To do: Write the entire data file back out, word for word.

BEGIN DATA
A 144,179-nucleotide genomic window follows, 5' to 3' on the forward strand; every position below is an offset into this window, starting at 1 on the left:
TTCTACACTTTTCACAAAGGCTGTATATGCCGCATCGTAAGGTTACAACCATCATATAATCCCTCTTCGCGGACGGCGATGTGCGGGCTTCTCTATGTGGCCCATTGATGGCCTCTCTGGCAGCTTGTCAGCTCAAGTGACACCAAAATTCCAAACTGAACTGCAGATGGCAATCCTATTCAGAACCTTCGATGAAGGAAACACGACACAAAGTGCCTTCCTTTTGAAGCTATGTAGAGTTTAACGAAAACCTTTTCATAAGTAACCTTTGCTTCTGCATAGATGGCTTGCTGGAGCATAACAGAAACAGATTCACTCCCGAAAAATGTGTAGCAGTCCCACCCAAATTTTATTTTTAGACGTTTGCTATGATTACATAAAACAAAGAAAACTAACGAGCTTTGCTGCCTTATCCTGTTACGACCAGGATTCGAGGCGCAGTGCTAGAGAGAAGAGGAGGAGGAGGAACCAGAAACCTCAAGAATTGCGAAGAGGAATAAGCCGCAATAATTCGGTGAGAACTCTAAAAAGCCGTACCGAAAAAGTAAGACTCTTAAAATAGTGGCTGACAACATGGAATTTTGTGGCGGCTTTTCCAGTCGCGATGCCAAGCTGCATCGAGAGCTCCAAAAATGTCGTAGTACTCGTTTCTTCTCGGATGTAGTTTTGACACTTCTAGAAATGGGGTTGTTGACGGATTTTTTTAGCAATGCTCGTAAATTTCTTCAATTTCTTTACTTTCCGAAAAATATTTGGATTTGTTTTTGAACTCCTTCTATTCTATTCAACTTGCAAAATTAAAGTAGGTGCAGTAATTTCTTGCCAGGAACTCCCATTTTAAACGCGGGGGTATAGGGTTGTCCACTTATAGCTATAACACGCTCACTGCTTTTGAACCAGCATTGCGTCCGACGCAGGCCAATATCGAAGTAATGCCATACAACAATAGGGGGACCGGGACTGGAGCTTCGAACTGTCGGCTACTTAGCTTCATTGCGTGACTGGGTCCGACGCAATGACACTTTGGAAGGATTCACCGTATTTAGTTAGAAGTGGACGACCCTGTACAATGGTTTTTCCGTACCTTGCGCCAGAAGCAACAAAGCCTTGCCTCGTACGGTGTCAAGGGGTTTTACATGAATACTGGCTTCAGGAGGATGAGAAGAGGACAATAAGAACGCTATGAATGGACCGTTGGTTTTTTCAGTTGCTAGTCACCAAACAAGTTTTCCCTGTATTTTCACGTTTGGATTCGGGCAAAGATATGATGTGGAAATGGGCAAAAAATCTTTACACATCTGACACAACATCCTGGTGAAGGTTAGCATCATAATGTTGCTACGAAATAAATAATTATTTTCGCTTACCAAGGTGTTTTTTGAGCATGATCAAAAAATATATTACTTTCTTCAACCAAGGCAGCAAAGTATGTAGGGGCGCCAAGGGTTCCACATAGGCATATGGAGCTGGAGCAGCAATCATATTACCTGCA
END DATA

A 144,179-nucleotide genomic window follows, 5' to 3' on the forward strand; every position below is an offset into this window, starting at 1 on the left:
TTCTACACTTTTCACAAAGGCTGTATATGCCGCATCGTAAGGTTACAACCATCATATAATCCCTCTTCGCGGACGGCGATGTGCGGGCTTCTCTATGTGGCCCATTGATGGCCTCTCTGGCAGCTTGTCAGCTCAAGTGACACCAAAATTCCAAACTGAACTGCAGATGGCAATCCTATTCAGAACCTTCGATGAAGGAAACACGACACAAAGTGCCTTCCTTTTGAAGCTATGTAGAGTTTAACGAAAACCTTTTCATAAGTAACCTTTGCTTCTGCATAGATGGCTTGCTGGAGCATAACAGAAACAGATTCACTCCCGAAAAATGTGTAGCAGTCCCACCCAAATTTTATTTTTAGACGTTTGCTATGATTACATAAAACAAAGAAAACTAACGAGCTTTGCTGCCTTATCCTGTTACGACCAGGATTCGAGGCGCAGTGCTAGAGAGAAGAGGAGGAGGAGGAACCAGAAACCTCAAGAATTGCGAAGAGGAATAAGCCGCAATAATTCGGTGAGAACTCTAAAAAGCCGTACCGAAAAAGTAAGACTCTTAAAATAGTGGCTGACAACATGGAATTTTGTGGCGGCTTTTCCAGTCGCGATGCCAAGCTGCATCGAGAGCTCCAAAAATGTCGTAGTACTCGTTTCTTCTCGGATGTAGTTTTGACACTTCTAGAAATGGGGTTGTTGACGGATTTTTTTAGCAATGCTCGTAAATTTCTTCAATTTCTTTACTTTCCGAAAAATATTTGGATTTGTTTTTGAACTCCTTCTATTCTATTCAACTTGCAAAATTAAAGTAGGTGCAGTAATTTCTTGCCAGGAACTCCCATTTTAAACGCGGGGGTATAGGGTTGTCCACTTATAGCTATAACACGCTCACTGCTTTTGAACCAGCATTGCGTCCGACGCAGGCCAATATCGAAGTAATGCCATACAACAATAGGGGGACCGGGACTGGAGCTTCGAACTGTCGGCTACTTAGCTTCATTGCGTGACTGGGTCCGACGCAATGACACTTTGGAAGGATTCACCGTATTTAGTTAGAAGTGGACGACCCTGTACAATGGTTTTTCCGTACCTTGCGCCAGAAGCAACAAAGCCTTGCCTCGTACGGTGTCAAGGGGTTTTACATGAATACTGGCTTCAGGAGGATGAGAAGAGGACAATAAGAACGCTATGAATGGACCGTTGGTTTTTTCAGTTGCTAGTCACCAAACAAGTTTTCCCTGTATTTTCACGTTTGGATTCGGGCAAAGATATGATGTGGAAATGGGCAAAAAATCTTTACACATCTGACACAACATCCTGGTGAAGGTTAGCATCATAATGTTGCTACGAAATAAATAATTATTTTCGCTTACCAAGGTGTTTTTTGAGCATGATCAAAAAATATATTACTTTCTTCAACCAAGGCAGCAAAGTATGTAGGGGCGCCAAGGGTTCCACATAGGCATATGGAGCTGGAGCAGCAATCATATTACCTGCA